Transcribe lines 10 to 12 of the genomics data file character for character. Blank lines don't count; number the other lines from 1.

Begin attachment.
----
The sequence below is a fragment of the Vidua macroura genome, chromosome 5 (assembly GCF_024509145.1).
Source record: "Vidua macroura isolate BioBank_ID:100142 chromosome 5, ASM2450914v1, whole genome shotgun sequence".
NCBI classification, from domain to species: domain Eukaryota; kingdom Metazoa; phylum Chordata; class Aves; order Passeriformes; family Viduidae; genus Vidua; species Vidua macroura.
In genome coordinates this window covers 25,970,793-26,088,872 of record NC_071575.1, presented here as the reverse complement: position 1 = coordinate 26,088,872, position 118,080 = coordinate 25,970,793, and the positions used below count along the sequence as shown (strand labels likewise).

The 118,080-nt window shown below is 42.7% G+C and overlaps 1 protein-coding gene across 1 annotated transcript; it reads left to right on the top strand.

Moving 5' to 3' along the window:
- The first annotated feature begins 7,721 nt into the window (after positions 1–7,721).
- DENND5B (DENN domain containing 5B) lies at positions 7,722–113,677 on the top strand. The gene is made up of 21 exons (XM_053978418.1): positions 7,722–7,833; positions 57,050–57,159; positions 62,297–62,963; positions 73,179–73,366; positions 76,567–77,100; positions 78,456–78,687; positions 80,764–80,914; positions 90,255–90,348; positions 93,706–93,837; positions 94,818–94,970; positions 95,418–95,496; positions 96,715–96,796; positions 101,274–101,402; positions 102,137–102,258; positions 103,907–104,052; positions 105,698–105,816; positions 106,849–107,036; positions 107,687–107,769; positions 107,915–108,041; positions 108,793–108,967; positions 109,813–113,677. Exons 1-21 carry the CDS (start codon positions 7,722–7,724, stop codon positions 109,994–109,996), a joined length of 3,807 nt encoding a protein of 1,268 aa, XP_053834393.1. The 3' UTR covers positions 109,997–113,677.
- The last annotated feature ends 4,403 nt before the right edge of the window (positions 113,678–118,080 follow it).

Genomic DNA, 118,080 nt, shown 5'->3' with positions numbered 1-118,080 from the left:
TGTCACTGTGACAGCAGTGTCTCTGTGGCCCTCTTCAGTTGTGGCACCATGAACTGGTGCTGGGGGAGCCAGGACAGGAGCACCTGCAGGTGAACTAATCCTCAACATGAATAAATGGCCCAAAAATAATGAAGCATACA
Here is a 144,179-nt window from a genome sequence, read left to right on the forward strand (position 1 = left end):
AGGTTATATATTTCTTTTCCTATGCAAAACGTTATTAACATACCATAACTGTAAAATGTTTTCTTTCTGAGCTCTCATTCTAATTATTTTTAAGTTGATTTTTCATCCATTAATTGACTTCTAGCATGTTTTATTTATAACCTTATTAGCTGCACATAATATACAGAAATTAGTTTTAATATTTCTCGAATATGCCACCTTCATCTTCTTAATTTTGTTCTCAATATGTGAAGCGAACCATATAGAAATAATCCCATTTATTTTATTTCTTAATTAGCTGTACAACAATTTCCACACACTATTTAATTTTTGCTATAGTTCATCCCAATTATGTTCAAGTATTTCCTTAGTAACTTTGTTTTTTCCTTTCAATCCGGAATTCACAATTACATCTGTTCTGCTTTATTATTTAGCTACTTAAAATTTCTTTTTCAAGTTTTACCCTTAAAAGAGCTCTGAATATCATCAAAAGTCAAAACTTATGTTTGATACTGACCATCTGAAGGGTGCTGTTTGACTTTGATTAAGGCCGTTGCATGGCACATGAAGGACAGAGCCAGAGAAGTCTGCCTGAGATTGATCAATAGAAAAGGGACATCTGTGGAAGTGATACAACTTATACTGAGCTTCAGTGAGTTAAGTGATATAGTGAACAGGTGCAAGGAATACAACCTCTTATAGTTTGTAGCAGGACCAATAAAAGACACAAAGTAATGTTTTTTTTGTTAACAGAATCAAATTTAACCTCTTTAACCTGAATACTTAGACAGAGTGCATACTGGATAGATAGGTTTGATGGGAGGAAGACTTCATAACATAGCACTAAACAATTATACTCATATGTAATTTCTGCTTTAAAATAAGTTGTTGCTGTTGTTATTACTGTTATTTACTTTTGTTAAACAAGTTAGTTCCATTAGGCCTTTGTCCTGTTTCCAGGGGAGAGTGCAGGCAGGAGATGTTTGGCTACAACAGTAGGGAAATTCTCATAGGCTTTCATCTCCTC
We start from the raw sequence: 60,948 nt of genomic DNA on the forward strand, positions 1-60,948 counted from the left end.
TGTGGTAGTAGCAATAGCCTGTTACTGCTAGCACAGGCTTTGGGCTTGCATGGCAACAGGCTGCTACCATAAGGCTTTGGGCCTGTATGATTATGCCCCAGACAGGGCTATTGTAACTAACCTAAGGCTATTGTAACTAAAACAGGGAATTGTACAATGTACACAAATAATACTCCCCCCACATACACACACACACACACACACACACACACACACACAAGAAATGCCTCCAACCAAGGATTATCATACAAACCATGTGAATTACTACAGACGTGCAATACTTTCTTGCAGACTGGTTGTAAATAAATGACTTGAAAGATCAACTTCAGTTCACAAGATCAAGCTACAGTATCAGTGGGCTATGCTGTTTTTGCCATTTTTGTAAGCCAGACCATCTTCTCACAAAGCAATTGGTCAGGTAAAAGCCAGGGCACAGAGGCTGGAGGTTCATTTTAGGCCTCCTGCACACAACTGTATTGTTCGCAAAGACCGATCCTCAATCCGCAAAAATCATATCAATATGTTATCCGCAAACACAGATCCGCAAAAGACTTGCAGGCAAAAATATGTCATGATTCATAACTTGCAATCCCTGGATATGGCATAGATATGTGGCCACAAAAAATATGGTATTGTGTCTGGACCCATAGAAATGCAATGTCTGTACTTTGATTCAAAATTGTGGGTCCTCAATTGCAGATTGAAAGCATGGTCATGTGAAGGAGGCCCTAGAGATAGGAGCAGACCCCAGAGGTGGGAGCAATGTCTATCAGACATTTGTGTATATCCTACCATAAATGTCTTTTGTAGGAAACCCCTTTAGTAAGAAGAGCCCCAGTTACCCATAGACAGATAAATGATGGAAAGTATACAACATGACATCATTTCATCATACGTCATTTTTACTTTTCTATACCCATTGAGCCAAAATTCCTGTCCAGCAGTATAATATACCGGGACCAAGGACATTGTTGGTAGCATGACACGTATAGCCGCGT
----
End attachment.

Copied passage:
Genomic DNA, 118,080 nt, shown 5'->3' with positions numbered 1-118,080 from the left:
TGTCACTGTGACAGCAGTGTCTCTGTGGCCCTCTTCAGTTGTGGCACCATGAACTGGTGCTGGGGGAGCCAGGACAGGAGCACCTGCAGGTGAACTAATCCTCAACATGAATAAATGGCCCAAAAATAATGAAGCATACA
Here is a 144,179-nt window from a genome sequence, read left to right on the forward strand (position 1 = left end):